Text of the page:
Milgram's Obedience Experiment

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Explain Milgram's concept of destructive obedience as well as the experiment by which he proposed to investigate it.

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It has long been an assumed concept that people organize themselves into hierarchies and obey those who are their superiors in those hierarchies. Although structures such as these are needed in order to have society function, there are also darker sides to both hierarchies and obedience within those hierarchies. Stanley...

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It has long been an assumed concept that people organize themselves into hierarchies and obey those who are their superiors in those hierarchies. Although structures such as these are needed in order to have society function, there are also darker sides to both hierarchies and obedience within those hierarchies. Stanley Milgram desired to test these concepts through his infamous psychological experiment in the 1960s.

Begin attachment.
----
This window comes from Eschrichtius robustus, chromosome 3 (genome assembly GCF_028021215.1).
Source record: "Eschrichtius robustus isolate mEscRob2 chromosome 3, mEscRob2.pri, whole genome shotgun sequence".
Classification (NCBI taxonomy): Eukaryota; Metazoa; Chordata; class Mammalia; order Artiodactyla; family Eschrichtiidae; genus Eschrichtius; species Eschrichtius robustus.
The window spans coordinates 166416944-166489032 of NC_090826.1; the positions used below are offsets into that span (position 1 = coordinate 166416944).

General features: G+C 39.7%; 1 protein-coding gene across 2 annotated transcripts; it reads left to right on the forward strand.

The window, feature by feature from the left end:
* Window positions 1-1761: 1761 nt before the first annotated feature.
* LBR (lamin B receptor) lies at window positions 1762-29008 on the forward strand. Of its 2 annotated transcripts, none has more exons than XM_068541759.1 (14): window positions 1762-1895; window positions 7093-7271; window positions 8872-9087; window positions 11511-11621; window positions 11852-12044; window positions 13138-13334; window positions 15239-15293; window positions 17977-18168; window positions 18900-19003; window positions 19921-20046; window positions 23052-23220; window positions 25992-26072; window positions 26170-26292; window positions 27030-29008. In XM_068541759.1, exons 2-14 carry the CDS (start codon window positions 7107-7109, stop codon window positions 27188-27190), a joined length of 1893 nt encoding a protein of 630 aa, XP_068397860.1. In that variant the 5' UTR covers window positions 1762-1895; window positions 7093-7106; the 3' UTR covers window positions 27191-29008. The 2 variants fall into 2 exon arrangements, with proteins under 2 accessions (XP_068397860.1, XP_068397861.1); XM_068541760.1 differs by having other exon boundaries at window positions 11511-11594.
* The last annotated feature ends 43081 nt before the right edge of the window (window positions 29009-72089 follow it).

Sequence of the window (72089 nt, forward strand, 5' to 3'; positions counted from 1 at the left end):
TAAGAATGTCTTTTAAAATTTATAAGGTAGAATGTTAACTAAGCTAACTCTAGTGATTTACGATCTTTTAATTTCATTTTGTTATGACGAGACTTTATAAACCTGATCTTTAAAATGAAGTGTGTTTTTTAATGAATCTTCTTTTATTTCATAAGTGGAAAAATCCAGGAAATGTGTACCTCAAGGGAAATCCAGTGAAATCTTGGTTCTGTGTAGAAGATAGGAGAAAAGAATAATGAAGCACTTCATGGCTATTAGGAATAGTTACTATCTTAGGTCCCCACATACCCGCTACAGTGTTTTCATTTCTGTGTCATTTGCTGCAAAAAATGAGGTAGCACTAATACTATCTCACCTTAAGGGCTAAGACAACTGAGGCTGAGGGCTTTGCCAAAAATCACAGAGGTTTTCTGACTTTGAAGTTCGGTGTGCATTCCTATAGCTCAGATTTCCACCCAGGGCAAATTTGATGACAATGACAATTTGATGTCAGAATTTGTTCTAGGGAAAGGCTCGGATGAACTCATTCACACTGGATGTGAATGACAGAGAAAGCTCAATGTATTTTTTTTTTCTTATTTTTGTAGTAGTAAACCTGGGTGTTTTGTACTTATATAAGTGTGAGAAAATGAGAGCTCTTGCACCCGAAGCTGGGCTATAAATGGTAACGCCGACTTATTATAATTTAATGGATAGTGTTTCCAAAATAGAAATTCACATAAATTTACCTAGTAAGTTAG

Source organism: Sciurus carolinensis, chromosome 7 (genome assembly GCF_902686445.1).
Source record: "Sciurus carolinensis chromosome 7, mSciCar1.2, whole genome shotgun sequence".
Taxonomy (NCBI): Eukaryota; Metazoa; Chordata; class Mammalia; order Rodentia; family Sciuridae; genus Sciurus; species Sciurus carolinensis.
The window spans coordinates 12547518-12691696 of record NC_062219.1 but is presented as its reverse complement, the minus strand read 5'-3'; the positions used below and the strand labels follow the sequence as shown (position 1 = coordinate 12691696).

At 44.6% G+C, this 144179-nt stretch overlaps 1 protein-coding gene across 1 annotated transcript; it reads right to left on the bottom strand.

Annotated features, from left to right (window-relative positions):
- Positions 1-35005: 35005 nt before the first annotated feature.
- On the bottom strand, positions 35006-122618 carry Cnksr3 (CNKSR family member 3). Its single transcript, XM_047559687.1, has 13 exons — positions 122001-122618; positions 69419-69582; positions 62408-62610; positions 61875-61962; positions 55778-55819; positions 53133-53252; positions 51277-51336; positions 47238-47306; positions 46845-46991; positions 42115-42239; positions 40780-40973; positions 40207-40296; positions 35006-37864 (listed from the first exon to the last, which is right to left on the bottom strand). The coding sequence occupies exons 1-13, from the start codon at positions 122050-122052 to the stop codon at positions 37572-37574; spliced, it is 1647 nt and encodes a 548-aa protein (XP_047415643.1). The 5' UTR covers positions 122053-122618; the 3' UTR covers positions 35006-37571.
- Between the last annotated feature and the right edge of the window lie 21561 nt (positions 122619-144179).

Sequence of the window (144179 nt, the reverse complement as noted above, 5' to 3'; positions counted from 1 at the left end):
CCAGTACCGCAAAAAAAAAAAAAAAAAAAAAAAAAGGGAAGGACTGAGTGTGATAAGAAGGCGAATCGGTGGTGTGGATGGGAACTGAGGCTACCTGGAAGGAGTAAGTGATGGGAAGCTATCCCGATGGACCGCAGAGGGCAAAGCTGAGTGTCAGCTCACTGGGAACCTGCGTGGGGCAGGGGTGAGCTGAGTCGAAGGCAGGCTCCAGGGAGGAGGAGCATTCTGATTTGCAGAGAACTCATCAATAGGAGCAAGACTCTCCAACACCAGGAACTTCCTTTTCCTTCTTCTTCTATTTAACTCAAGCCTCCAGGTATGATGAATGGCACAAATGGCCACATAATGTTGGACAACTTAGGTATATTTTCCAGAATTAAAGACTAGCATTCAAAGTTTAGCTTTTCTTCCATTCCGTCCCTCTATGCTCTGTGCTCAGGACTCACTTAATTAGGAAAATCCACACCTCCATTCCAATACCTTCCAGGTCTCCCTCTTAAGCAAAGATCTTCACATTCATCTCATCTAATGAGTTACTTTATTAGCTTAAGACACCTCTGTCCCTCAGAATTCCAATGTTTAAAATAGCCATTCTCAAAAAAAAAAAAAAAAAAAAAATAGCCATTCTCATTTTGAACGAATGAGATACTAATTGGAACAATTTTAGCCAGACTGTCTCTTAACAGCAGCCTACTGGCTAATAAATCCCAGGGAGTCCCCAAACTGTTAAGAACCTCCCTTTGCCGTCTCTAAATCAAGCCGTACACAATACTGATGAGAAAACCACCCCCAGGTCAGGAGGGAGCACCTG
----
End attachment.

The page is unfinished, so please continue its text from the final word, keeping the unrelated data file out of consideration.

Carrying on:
The experiment was organized to have three "roles": supervisor, teacher, and learner. However, it was the teacher's role that Milgram was especially interested in researching. The teacher was told that he would read a set of words to the learner who was seated on the other side of a wall. If the learner answered incorrectly, it was the teacher's responsibility to issue a punishment of an electric shock, which increased in voltage with each incorrect answer. The learner, however, was an actor who would pretend as though he had been shocked each time the teacher administered the punishment using the control board. If the teacher questioned what was going on, the supervisor would encourage him and claim full responsibility for any harm that might come to the learner. Because of these assurances from the supervisor, sixty-five percent of the teacher figures went all the way to the top of the shock board.

Though traumatizing to the teachers in many cases, the Milgram experiment did indeed prove that people, in general, are willing to break their own moral codes if they believe that their superior is mandating that they do so and is taking responsibility for the repercussions of any actions taken.

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